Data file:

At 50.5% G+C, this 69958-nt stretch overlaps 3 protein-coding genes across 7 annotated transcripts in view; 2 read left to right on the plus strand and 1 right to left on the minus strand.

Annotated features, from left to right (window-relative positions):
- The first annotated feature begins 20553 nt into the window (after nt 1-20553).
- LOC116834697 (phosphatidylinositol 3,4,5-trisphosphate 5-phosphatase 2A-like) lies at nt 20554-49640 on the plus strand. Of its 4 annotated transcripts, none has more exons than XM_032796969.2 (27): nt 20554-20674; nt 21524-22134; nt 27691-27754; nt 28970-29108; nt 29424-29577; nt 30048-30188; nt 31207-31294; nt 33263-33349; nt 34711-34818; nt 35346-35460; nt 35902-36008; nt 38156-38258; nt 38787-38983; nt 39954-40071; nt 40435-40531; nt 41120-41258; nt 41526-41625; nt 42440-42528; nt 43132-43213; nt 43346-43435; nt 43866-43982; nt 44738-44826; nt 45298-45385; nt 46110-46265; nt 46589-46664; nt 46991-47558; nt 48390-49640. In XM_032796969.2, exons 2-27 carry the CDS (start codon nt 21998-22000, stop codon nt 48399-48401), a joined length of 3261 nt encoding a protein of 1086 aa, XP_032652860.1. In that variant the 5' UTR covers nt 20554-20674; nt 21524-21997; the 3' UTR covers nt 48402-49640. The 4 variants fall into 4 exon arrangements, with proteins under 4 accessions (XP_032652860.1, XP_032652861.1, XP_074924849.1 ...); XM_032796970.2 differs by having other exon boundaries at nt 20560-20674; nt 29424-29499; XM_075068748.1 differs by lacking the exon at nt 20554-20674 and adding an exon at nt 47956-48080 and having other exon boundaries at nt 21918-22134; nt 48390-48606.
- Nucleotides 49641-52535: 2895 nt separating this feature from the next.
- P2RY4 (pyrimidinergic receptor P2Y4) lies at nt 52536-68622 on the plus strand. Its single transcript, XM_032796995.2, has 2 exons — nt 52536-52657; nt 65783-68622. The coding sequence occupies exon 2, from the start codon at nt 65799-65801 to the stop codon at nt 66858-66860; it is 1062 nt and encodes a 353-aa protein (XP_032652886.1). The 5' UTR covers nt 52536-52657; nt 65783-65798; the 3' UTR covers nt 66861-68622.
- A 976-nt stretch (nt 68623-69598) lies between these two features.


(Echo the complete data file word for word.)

At 50.5% G+C, this 69958-nt stretch overlaps 3 protein-coding genes across 7 annotated transcripts in view; 2 read left to right on the plus strand and 1 right to left on the minus strand.

Annotated features, from left to right (window-relative positions):
- The first annotated feature begins 20553 nt into the window (after nt 1-20553).
- LOC116834697 (phosphatidylinositol 3,4,5-trisphosphate 5-phosphatase 2A-like) lies at nt 20554-49640 on the plus strand. Of its 4 annotated transcripts, none has more exons than XM_032796969.2 (27): nt 20554-20674; nt 21524-22134; nt 27691-27754; nt 28970-29108; nt 29424-29577; nt 30048-30188; nt 31207-31294; nt 33263-33349; nt 34711-34818; nt 35346-35460; nt 35902-36008; nt 38156-38258; nt 38787-38983; nt 39954-40071; nt 40435-40531; nt 41120-41258; nt 41526-41625; nt 42440-42528; nt 43132-43213; nt 43346-43435; nt 43866-43982; nt 44738-44826; nt 45298-45385; nt 46110-46265; nt 46589-46664; nt 46991-47558; nt 48390-49640. In XM_032796969.2, exons 2-27 carry the CDS (start codon nt 21998-22000, stop codon nt 48399-48401), a joined length of 3261 nt encoding a protein of 1086 aa, XP_032652860.1. In that variant the 5' UTR covers nt 20554-20674; nt 21524-21997; the 3' UTR covers nt 48402-49640. The 4 variants fall into 4 exon arrangements, with proteins under 4 accessions (XP_032652860.1, XP_032652861.1, XP_074924849.1 ...); XM_032796970.2 differs by having other exon boundaries at nt 20560-20674; nt 29424-29499; XM_075068748.1 differs by lacking the exon at nt 20554-20674 and adding an exon at nt 47956-48080 and having other exon boundaries at nt 21918-22134; nt 48390-48606.
- Nucleotides 49641-52535: 2895 nt separating this feature from the next.
- P2RY4 (pyrimidinergic receptor P2Y4) lies at nt 52536-68622 on the plus strand. Its single transcript, XM_032796995.2, has 2 exons — nt 52536-52657; nt 65783-68622. The coding sequence occupies exon 2, from the start codon at nt 65799-65801 to the stop codon at nt 66858-66860; it is 1062 nt and encodes a 353-aa protein (XP_032652886.1). The 5' UTR covers nt 52536-52657; nt 65783-65798; the 3' UTR covers nt 66861-68622.
- A 976-nt stretch (nt 68623-69598) lies between these two features.